As any good zine of this nature, there is a grab-bag largess to its features, which include ranging news reports, a sporadic letter column, and portfolios of art from diverse sources, including even a "lost" story from the aardvark's early history. The covers by Sim and Gerhard have been sensational, particularly issue thee's trrifecta which pays homage to classic comic covers of the past.
The title of that article of mine back in TCJ #263 was "Can Cerebus Survive Dave Sim?" and seems just as relevant a question to ask in the case of Following Cerebus as well. The magazine benefits handsomely from Sim's participation. The collaboration appears to stem from an admirable working relationship arising from good will, support for mutual goals, and cultivation of common ground. With so strongly opinionated and outspoken, so autonomous an industry and creative maverick as Sim, tact and reciprocal integrity would seems to be an absolute must. Sympathetic interests confirmed, a slippery slope beckons, one dropping away from forbearance and tolerance toward compromise, accommodation and concession. At some point matters of journalistic responsibility are inevitably going to be raised and the less one appreciates the social, political, or religious point Sim presently espouses, the quicker those questions are going to bubble up.
To take an indicative if comparatively innocuous example, issues two and three have included "Dave Sim's Favourite Buffy Pic This Month" where he gets to deride at some length selected publicity stills of Sarah Michelle Gellar by illuminating the secret messages encoded in her expression and posture (he leads off in his second instalment, "This gentlemen, is what I used to know as Shopping Emergency Face"). Gratuitous, mean-spirited, and polemically fatuous, the feature undermines and diminishes the position that elsewhere Sim, I'm sure, would rather have readers take seriously. Worse, it's not funny. (But as a collateral benefit, he gets to tweak his hosts for a topical preoccupation of a sister publication.) A more telling indulgence is shown Sim during the opportunity to display his clairvoyance, through footnotes, as he reads the minds of Kurtzman and his audience during the course of that Toronto speech.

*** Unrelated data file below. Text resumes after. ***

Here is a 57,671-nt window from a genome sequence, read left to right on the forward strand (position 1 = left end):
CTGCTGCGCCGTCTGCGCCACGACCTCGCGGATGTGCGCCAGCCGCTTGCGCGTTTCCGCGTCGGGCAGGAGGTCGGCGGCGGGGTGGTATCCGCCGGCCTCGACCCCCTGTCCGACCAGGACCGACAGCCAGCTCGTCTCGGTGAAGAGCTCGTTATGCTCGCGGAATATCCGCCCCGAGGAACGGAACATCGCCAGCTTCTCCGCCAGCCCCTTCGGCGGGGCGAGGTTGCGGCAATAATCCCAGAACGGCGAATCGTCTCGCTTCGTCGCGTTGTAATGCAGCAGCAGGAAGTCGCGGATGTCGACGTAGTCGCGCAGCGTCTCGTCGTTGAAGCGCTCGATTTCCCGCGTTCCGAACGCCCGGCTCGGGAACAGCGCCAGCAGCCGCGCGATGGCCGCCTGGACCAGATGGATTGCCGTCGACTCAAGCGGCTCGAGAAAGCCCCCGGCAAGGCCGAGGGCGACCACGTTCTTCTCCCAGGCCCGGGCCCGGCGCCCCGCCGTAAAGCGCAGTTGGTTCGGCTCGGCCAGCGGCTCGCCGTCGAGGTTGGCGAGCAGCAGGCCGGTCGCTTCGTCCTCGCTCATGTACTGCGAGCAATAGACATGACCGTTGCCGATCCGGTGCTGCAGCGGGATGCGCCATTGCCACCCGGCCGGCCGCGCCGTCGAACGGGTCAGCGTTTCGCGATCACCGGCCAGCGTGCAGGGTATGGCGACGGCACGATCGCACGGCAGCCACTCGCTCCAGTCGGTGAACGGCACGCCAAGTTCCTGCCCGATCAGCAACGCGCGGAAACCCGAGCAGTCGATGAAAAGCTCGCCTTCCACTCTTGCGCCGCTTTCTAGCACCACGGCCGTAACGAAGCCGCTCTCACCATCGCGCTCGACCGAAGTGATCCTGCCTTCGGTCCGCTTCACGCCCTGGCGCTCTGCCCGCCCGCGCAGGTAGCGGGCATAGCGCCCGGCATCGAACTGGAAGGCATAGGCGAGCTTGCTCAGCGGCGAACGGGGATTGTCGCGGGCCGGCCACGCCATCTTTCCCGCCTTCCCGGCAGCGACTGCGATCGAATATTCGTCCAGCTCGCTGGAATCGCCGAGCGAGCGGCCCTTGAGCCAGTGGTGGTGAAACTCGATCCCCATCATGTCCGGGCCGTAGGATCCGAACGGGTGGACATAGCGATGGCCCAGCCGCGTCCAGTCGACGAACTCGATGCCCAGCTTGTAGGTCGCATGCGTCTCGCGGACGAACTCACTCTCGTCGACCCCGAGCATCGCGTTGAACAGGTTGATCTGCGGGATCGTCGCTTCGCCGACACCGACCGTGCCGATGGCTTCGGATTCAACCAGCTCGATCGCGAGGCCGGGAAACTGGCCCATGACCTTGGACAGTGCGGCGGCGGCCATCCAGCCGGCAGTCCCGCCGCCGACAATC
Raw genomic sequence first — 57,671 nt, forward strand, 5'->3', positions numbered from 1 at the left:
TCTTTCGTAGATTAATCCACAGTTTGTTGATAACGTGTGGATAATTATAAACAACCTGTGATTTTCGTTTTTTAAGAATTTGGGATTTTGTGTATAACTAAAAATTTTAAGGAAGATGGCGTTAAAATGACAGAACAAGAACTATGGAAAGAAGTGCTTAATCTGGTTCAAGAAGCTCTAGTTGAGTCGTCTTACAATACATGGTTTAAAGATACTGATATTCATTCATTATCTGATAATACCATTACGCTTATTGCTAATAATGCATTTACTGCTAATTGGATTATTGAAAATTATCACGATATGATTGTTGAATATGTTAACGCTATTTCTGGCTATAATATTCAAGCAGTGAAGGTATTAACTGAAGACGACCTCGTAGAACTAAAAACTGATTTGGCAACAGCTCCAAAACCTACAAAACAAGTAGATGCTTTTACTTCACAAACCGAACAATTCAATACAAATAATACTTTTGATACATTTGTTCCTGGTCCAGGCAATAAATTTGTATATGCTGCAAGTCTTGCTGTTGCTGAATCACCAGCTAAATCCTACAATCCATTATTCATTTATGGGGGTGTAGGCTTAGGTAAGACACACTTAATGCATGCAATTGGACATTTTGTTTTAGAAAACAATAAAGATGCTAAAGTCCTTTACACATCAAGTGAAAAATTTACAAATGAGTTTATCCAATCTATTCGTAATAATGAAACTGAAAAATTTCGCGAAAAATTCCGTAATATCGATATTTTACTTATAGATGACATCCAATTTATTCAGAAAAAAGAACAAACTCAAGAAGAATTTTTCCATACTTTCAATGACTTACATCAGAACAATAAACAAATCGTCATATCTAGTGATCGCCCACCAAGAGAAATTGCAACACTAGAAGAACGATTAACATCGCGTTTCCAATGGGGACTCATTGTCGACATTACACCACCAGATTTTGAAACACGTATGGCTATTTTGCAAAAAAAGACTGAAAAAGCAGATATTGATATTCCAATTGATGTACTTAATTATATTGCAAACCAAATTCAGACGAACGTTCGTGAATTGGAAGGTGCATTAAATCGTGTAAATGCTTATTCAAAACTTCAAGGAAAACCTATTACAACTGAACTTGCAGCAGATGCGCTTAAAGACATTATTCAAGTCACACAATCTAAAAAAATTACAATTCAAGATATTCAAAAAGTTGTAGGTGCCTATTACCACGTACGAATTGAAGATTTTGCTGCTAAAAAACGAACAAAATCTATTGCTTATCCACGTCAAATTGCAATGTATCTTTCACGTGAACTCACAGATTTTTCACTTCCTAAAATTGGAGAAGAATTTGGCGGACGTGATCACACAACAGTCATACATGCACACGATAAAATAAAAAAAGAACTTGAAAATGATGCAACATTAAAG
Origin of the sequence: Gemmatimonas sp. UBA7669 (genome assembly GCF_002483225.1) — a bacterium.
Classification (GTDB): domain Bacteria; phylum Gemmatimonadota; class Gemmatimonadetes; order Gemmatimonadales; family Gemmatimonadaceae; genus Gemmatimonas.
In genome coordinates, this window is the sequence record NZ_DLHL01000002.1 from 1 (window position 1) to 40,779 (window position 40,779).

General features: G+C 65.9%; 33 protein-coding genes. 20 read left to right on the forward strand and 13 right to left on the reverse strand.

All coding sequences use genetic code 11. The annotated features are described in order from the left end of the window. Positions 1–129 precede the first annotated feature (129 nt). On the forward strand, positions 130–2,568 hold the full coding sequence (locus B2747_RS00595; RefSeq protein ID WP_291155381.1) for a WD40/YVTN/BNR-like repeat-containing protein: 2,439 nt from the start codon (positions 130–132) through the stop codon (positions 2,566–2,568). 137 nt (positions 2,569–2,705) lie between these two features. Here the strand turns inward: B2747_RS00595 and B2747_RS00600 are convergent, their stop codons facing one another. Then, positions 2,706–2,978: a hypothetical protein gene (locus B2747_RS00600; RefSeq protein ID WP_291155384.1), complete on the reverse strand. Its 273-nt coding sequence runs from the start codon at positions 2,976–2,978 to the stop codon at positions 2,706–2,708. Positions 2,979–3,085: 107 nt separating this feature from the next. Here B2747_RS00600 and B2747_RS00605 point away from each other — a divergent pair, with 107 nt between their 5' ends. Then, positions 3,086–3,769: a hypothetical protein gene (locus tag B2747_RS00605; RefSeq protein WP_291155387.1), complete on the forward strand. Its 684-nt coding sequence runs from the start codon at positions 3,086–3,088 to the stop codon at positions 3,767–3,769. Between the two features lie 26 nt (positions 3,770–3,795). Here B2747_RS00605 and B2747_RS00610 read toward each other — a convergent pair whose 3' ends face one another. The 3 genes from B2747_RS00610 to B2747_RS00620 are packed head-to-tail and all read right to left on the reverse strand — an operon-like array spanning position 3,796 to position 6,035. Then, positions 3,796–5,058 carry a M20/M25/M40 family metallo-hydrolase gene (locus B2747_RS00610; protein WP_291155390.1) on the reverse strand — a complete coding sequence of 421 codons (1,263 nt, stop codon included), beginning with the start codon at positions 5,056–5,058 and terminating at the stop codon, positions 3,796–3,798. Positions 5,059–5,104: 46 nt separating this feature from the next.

|Following Cerebus #9-12 (2006-2011)|
Art by Dave Sim & Gerhard
Sim can make fine use of the latitudes of Following Cerebus, revealing himself as a conscientious, thoughtful creator who has scrupulously considered, well-articulated insight into Cerebus and the matters it addresses. The pity is that Sim is ever ready if not eager to vault the rim and descend into a personal snake pit of personal beliefs cobbled from his readings and buttressed by firsthand experience. It would be easy - real easy - to quote some of his disturbing humdingers here, but the counterclaim of "taking things out of context" seems more valid for him than for most (I think it may be a matter of his sincerity, however woeful that may strike me and many). Yet one of his remarks seems fair game as both clear statement of his purpose and all-points alarm for the rest of us: "a lot of what I'm doing is just 'reading into the record' for the sake of future society".
As for approaching Cerebus as a formidable and rich artistic creation, those who have or can reconcile themselves to Dave Sim's present state of mind and method will find Following Cerebus a valuable source of information and an aid to discernment. Others will find the magazine as an invitation for Sim to yank as furiously as ever at his own petard. But at least in this forum and through the format Miller and Thorne have devised, they have made it easier for the reader to separate the wheat from the ergot.
Following Cerebus #1-12 were published by Craig Miller and John Thorne's Win-Mill Productions between 2004 and 2011. Most of the individual issues are still available to buy here.